I have been shooting video for years now and I can't tell you how much more efficient a camera becomes if it can do full time phase detection autofocus while shooting video. And being able to see it in a light-protected finder is such an operational plus. When you add in focus peaking, you are getting close to the wish list for many videographers. (The only two video features I want to see in the next Sony camera are manual level controls for the audio in video and a headphone jack, à la Nikon and Canon's latest cameras.)
The one place where I know the EVF is less effective than OVF is in the use of studio flash. If you are working with powerful modeling lights it won't bother you as much, but if you are working with little 60-watt peanut modeling lights stuck in big lighting modifiers, you won't be as happy with the speckles and pixie dust that dances across the screen while you view.
I'm not suggesting that anyone abandon a system and an approach to still photography that they love and are wedded to, but the EVF is something that I think will filter down into most cameras because, as the price of sensors continues to fall, the single most expensive part of every SLR camera out will be the semi-silvered glass pentaprism and mirror assembly. As consumers demand more for less, and as OLED screens become more ubiquitous and hence less expensive, it doesn't take a telescope to see big changes coming in viewfinders.
EVFs and LEDs are a great combination. Add in a great, low noise sensor and you're in the sweet spot. I always hear that "it's not the arrow, it's the Indian." I think we're switching from the long bow to the cross bow, though. The endless march of progress.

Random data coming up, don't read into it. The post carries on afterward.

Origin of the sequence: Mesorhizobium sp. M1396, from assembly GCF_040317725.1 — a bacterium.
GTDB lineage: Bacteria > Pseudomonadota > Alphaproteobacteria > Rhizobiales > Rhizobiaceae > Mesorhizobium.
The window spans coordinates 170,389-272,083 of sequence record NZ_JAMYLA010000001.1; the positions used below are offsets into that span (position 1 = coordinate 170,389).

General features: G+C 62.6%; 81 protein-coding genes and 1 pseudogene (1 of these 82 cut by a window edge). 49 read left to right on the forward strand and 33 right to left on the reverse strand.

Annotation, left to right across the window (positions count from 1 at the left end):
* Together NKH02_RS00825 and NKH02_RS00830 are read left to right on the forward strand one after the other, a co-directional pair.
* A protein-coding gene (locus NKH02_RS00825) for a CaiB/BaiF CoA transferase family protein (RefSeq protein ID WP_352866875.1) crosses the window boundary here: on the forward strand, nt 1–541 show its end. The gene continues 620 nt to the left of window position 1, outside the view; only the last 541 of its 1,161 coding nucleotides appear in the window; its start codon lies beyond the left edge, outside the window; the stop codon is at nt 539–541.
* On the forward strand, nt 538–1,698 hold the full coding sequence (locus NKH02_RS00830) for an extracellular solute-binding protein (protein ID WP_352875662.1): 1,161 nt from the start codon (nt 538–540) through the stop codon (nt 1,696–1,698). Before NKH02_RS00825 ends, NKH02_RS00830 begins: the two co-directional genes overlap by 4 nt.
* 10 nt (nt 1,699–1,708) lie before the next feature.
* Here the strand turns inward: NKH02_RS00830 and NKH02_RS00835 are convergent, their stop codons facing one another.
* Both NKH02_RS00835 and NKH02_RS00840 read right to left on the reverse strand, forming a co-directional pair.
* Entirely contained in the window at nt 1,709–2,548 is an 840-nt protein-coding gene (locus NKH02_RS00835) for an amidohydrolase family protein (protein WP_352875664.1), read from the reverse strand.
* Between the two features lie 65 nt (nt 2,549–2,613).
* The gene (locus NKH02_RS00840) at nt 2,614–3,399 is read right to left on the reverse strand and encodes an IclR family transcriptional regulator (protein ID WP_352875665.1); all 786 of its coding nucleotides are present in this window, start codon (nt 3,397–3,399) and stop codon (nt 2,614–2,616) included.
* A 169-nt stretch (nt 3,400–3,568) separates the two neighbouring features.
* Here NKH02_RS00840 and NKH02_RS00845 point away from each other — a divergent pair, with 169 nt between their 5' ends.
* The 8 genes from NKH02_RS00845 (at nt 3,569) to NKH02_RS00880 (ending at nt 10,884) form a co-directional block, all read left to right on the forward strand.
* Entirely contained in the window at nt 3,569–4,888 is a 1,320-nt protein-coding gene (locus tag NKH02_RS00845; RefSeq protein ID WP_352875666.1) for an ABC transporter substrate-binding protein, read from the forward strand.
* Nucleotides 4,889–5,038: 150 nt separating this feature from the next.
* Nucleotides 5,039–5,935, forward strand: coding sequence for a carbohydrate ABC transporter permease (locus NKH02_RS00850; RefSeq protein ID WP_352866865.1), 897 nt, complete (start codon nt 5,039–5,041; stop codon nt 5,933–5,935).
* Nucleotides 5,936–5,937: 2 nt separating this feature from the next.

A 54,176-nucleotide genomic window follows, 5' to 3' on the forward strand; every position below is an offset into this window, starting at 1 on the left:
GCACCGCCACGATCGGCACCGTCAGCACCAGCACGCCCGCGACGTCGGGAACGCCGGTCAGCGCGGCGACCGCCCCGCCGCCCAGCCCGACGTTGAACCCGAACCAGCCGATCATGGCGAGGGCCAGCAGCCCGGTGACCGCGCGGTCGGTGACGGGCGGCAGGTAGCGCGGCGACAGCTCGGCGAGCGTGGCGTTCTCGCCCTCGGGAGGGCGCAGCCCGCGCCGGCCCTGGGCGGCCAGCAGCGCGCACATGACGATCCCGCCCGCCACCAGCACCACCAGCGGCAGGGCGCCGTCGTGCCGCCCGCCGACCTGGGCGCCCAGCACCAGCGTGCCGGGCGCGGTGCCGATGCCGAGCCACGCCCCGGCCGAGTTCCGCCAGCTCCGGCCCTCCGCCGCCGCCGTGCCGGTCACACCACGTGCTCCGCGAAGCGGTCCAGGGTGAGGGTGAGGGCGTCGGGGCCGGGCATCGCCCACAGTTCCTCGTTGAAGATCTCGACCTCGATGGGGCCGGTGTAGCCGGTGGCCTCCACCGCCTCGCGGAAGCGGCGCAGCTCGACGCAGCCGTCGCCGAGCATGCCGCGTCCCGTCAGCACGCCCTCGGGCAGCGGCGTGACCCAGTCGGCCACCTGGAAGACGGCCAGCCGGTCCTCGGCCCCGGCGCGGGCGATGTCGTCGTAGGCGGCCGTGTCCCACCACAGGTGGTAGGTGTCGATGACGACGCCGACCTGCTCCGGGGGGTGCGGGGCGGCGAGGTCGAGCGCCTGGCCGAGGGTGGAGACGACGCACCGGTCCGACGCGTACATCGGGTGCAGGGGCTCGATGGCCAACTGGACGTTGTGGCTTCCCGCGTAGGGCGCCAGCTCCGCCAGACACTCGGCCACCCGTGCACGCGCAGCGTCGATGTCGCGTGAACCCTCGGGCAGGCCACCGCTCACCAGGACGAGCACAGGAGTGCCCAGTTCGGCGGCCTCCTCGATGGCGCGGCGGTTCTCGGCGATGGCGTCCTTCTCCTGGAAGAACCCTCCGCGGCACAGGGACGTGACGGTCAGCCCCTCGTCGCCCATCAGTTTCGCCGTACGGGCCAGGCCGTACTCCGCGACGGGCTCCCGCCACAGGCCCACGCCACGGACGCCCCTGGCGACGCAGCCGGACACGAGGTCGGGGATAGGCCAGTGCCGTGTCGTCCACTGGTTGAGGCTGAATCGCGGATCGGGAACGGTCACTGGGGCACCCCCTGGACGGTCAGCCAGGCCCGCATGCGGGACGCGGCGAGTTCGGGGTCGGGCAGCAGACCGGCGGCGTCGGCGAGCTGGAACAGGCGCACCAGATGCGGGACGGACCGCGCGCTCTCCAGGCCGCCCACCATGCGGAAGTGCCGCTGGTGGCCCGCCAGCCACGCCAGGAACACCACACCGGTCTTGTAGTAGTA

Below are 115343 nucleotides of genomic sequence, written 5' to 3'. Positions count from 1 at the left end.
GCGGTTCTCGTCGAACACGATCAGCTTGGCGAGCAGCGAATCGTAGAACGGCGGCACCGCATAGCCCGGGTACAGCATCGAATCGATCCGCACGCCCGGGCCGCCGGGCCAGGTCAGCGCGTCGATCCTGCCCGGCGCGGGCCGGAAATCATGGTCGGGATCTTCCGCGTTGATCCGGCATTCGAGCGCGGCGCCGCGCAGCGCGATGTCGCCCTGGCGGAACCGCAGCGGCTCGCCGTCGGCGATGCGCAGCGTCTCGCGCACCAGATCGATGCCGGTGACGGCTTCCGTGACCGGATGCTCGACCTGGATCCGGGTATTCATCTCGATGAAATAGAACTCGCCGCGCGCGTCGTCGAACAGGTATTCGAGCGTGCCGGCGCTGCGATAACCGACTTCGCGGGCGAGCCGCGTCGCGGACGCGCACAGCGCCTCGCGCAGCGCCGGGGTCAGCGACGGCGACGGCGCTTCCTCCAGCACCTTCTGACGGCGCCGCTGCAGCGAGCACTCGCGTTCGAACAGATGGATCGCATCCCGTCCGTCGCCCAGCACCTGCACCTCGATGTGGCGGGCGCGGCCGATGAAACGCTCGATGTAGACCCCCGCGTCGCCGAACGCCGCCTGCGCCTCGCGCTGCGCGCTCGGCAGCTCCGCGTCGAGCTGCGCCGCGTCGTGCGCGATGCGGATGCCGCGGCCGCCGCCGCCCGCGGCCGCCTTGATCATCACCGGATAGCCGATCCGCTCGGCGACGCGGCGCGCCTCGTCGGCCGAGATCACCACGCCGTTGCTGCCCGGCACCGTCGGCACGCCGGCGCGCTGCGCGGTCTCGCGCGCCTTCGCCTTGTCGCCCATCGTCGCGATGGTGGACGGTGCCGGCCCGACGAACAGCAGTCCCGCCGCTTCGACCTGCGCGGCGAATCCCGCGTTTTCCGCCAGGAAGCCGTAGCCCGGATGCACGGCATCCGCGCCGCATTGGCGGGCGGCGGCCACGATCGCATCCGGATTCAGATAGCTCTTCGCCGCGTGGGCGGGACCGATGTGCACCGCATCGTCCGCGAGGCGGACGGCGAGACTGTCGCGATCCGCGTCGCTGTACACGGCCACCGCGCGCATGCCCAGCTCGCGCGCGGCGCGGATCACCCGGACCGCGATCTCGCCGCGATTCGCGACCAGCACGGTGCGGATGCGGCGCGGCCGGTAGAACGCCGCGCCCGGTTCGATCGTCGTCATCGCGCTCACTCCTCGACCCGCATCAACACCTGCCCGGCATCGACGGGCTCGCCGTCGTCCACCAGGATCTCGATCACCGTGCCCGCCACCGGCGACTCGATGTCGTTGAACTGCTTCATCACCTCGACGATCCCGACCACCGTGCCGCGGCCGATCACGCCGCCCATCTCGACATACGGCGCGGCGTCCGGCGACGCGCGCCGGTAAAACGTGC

Kirk Tuck is a monthly contributor to the Online Photographer. He is the author of five books on photography and lighting including his most recent, LED Lighting: Professional Techniques for Digital Photographers. He makes his living photographing for corporations and advertising agencies in and around Austin, Texas. He is also a masters swimmer and spends far too much time in the pool.
Note: Links in this post may be to our affiliates; sales through affiliate links may benefit this site. More...
Original contents copyright 2012 by Michael C. Johnston and/or the bylined author. All Rights Reserved.
Featured Comment by Don: "Kirk, the English longbow was a vastly superior weapon to the crossbow. It's why the French were defeated at Agincourt. The English (and Welsh) archers whipped off the strings and stuck them under their caps when it rained. The French archer's crossbow strings got wet and stopped working. Crossbows take time to reload—in that time an English longbow will have fired multiple arrows. On Sundays every Englishman was required to practise archery with a longbow after church. The French so feared our bowmen they used to cut off their fingers when caught so they could no longer draw a bow. Hence the origin of the two-fingered salute—given by English archers to the French to let them know what was about to come down on their heads.